Posts Tagged ‘CO2’

As picked up by several news websites today, Kimberly-Clark Professional (KCP) have launched a global campaign which aims to show customers that the overall sustainability of a product relates to more than just how it is packaged. KCP provide business to business products under brands such as Kleenex, Scott and Kleenguard.

KleenexA spokesperson from KCP said

It’s a complex issue and not just about having recycled packaging, but other things like water and energy consumption and the amount of waste generated too.

We look at being creative with our products, for example, a more absorbent wipe means you use fewer. That’s beneficial to the environment and the buyer, and we want to inform customers about the choices we make as a brand.

A cynical observer might comment that this sounds like someone looking for an excuse to avoid using recycled packaging. However, underneath the corporate sheen lies a valid and important point which relates to something fundamental underpinning our entire environmental effort: why we do it.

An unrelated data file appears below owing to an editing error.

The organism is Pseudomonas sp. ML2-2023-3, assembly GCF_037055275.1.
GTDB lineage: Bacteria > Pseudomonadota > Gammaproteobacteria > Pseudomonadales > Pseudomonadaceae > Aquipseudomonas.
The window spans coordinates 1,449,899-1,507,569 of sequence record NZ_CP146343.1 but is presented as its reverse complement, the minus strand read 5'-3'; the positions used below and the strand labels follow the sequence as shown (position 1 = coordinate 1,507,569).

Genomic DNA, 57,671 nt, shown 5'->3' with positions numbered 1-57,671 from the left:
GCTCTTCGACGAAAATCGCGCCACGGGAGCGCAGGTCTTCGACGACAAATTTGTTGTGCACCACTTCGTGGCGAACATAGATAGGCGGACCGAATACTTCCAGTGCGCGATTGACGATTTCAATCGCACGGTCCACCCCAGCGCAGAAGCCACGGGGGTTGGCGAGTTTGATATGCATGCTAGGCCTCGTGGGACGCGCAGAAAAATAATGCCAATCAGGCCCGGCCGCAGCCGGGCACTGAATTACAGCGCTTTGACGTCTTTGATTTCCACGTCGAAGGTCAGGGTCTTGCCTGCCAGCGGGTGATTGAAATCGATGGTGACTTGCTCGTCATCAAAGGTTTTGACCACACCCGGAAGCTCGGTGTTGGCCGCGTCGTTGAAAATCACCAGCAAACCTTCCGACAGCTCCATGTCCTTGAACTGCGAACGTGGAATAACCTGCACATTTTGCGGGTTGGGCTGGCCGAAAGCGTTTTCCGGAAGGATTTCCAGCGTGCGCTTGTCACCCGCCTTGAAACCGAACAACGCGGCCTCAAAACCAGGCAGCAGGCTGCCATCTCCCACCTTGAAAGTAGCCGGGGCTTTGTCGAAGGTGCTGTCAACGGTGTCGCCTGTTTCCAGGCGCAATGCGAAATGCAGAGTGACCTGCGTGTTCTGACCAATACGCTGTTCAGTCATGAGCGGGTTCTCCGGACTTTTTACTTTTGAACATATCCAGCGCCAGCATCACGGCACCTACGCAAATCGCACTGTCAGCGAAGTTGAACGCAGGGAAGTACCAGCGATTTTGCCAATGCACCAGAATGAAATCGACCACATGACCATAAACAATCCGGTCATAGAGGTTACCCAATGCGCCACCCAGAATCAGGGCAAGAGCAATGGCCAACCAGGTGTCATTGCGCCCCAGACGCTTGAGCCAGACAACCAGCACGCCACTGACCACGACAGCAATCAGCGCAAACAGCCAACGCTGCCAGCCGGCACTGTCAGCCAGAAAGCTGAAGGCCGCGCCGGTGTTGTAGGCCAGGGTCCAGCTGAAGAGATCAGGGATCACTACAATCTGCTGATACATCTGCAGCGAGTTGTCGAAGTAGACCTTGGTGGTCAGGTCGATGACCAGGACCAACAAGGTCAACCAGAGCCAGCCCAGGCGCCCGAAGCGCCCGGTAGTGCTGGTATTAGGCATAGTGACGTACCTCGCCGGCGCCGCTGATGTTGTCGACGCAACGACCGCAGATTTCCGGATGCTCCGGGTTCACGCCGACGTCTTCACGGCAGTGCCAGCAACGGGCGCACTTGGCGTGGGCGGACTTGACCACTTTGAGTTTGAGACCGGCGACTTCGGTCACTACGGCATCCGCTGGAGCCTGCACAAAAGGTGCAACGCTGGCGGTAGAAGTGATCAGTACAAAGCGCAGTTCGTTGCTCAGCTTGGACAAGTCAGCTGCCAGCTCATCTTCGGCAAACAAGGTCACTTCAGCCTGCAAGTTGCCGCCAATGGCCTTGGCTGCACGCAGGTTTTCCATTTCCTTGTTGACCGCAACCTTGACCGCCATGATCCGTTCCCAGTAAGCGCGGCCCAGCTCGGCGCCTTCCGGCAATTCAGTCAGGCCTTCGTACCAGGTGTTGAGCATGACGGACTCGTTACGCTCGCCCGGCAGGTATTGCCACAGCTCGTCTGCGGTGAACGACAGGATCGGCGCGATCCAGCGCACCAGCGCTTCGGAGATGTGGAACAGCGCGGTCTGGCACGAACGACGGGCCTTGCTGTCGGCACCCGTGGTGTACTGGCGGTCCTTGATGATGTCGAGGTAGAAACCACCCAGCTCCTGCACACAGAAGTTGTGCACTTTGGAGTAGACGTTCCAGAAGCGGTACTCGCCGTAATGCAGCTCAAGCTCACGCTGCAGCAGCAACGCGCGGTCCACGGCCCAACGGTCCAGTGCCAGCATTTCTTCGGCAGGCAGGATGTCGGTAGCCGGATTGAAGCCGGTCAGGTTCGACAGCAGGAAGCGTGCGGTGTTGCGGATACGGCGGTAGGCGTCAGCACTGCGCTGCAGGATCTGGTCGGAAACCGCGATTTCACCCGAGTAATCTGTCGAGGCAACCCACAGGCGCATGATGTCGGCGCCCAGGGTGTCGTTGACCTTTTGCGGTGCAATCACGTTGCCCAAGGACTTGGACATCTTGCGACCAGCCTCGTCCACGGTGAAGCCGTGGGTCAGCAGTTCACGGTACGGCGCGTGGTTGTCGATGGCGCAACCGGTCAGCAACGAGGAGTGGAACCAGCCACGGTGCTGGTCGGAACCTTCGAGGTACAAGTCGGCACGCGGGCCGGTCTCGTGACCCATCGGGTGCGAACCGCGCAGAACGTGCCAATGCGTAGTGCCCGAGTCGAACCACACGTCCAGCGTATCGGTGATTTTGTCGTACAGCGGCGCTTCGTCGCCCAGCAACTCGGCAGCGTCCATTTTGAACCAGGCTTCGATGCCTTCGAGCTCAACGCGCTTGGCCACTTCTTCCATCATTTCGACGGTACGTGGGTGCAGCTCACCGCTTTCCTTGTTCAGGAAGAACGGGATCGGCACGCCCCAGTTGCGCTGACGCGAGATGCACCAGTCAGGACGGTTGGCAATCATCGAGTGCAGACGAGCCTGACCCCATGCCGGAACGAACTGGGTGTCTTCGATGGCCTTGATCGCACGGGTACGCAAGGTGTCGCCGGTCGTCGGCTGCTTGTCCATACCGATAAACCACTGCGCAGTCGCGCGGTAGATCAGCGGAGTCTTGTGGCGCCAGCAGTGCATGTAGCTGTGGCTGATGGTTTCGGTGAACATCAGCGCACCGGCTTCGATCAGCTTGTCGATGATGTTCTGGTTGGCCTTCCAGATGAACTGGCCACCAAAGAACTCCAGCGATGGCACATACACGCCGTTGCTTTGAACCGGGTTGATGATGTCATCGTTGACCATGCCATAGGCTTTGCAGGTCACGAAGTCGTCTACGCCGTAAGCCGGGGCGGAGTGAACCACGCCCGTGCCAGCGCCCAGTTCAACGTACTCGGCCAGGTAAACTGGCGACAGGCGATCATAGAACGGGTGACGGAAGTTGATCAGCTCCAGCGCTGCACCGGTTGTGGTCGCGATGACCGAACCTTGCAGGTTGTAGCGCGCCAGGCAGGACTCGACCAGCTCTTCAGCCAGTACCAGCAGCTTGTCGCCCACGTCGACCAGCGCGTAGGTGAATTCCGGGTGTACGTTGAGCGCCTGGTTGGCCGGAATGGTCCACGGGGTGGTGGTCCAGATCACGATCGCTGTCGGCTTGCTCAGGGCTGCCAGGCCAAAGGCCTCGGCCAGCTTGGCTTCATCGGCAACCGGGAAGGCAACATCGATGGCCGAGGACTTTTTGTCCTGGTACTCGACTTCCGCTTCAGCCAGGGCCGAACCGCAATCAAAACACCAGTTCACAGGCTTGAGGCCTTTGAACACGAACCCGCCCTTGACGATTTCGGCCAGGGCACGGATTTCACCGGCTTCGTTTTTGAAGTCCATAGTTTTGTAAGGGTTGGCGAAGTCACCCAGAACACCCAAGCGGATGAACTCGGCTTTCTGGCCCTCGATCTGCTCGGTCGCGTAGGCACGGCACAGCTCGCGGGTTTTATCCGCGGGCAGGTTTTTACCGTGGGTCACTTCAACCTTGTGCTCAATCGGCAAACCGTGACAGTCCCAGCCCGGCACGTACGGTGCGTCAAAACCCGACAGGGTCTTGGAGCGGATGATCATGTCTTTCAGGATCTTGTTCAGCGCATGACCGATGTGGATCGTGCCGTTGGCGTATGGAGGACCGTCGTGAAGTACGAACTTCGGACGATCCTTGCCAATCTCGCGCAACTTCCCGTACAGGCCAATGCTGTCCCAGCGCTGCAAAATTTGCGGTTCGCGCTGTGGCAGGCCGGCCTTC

It’s certainly not for fun. Being a harbinger of doom is no one’s idea of a good time. The real reason that huge amounts of money, time and energy are being invested into these issues is to try and slow down, stop and ultimately reverse the effects of climate change which are irrefutably making this planet less safe for our species.

And how can we do this?

Very simply by eliminating carbon dioxide from the atmosphere.

The CO2 Cycle - we need to break it

The CO2 Cycle - we need to break it

I won’t go into all the ramifications for failing to do this with regards to water, food and habitat but it is too easily forgotten that all efforts towards sustainability are centred around this key issue.

Why am I making this rather elementary point now? Simply because, unless a change in product design or specification (or indeed any environmental initiative) actually leads to a reduction in carbon dioxide from the atmosphere, it is pointless.

So using recycled packaging (or indeed product) by itself may be pointless. To be worthwhile it has to result in reduced carbon emissions. And that isn’t guaranteed just by being recycled. The entire manufacturing process, journey and disposal options of the packaging has to be examined to work out, through scientific and rigorous calculation, what CO2 impact it will have.

A topical example: